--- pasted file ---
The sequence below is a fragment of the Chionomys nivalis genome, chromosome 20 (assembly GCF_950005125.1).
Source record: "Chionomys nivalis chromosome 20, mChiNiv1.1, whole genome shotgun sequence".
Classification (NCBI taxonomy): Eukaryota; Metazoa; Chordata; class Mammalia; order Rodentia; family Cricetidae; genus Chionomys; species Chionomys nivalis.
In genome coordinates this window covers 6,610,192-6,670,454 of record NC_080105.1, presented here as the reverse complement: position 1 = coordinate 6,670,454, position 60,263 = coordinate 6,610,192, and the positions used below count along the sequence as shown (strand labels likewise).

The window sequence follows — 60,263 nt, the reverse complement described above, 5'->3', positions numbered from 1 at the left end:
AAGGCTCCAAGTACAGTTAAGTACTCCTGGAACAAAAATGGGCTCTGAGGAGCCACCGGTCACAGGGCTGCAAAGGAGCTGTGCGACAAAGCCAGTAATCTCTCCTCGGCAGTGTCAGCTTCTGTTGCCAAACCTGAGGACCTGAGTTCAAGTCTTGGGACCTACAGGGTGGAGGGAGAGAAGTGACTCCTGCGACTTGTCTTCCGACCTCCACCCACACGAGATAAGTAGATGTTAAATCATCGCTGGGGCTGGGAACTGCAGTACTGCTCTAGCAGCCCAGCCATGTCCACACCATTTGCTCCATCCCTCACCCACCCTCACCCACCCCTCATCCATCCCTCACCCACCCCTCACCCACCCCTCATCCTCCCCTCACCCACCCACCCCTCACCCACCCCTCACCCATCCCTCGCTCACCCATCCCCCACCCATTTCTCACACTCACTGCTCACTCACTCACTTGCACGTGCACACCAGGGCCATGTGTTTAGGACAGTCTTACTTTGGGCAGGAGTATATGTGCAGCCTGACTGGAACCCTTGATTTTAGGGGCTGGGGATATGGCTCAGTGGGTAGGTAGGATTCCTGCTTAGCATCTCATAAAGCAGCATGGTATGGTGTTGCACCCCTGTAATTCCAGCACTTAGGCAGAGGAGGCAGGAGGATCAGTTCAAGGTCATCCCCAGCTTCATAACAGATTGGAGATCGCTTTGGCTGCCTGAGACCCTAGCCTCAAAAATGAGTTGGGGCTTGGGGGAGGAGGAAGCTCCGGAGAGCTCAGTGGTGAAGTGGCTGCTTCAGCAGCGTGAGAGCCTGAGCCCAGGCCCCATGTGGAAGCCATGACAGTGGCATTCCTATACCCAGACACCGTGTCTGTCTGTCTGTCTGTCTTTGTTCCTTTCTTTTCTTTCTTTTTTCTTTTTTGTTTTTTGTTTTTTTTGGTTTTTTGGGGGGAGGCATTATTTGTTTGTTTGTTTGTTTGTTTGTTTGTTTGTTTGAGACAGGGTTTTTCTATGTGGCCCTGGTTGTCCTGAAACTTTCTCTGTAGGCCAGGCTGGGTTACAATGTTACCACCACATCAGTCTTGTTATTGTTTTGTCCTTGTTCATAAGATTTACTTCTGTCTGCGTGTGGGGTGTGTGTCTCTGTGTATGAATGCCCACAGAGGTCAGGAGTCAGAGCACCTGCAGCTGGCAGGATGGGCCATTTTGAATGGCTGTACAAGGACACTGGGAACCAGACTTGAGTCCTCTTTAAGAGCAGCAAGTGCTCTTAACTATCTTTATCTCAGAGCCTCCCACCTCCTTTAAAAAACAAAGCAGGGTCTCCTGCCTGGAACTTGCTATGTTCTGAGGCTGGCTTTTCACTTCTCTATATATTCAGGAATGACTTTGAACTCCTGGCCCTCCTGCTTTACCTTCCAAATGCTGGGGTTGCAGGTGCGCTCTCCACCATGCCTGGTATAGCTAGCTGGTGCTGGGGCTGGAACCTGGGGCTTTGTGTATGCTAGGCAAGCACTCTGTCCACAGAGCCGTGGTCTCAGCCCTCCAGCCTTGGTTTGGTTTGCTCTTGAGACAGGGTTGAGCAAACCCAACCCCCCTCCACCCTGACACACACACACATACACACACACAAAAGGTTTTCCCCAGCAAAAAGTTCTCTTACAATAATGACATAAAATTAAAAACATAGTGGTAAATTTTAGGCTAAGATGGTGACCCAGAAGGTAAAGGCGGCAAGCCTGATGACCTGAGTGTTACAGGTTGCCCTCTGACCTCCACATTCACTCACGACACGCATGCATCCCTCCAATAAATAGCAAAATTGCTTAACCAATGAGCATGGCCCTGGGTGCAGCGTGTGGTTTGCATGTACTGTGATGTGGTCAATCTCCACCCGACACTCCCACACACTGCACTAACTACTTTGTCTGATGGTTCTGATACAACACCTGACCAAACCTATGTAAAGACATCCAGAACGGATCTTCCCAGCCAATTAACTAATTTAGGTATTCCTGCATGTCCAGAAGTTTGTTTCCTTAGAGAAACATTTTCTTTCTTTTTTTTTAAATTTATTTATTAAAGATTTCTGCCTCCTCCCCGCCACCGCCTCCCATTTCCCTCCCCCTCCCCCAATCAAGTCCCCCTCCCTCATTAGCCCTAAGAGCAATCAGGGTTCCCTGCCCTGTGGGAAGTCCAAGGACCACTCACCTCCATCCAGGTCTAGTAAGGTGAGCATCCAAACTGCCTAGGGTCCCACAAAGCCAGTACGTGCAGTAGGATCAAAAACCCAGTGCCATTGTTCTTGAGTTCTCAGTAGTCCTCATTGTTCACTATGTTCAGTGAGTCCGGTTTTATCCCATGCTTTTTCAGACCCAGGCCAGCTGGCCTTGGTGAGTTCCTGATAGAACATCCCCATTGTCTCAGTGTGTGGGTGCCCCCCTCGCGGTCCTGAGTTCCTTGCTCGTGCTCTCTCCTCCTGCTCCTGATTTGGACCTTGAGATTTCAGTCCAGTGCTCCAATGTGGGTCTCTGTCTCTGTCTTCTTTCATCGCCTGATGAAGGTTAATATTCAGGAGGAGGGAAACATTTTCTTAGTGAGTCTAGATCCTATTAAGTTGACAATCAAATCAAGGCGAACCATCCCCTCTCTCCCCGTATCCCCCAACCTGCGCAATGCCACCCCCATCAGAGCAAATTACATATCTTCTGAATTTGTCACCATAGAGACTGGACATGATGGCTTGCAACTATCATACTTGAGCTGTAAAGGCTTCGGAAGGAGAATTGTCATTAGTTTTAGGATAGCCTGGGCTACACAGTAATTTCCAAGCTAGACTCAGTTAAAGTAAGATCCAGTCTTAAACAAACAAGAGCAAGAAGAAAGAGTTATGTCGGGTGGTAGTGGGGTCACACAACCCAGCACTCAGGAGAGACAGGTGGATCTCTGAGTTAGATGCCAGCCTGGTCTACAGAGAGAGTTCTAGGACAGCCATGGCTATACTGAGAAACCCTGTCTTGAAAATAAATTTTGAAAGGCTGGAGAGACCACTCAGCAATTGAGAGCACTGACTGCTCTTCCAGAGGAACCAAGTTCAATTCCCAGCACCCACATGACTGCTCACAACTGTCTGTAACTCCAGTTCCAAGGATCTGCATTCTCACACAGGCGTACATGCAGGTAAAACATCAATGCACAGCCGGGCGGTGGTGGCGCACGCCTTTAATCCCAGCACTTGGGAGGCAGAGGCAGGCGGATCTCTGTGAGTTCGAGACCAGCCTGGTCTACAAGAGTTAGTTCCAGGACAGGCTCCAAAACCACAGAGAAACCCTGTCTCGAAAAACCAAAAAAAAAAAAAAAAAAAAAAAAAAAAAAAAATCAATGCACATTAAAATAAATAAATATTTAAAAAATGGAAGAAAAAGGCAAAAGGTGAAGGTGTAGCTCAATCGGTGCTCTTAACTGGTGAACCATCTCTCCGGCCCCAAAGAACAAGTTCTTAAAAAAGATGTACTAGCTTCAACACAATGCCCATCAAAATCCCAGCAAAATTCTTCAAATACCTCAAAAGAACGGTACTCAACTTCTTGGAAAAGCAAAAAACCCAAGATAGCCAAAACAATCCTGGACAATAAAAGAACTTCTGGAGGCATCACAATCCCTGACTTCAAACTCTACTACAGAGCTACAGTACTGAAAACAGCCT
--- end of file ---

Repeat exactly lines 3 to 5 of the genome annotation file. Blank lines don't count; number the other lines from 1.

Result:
Classification (NCBI taxonomy): Eukaryota; Metazoa; Chordata; class Mammalia; order Rodentia; family Cricetidae; genus Chionomys; species Chionomys nivalis.
In genome coordinates this window covers 6,610,192-6,670,454 of record NC_080105.1, presented here as the reverse complement: position 1 = coordinate 6,670,454, position 60,263 = coordinate 6,610,192, and the positions used below count along the sequence as shown (strand labels likewise).

The window sequence follows — 60,263 nt, the reverse complement described above, 5'->3', positions numbered from 1 at the left end: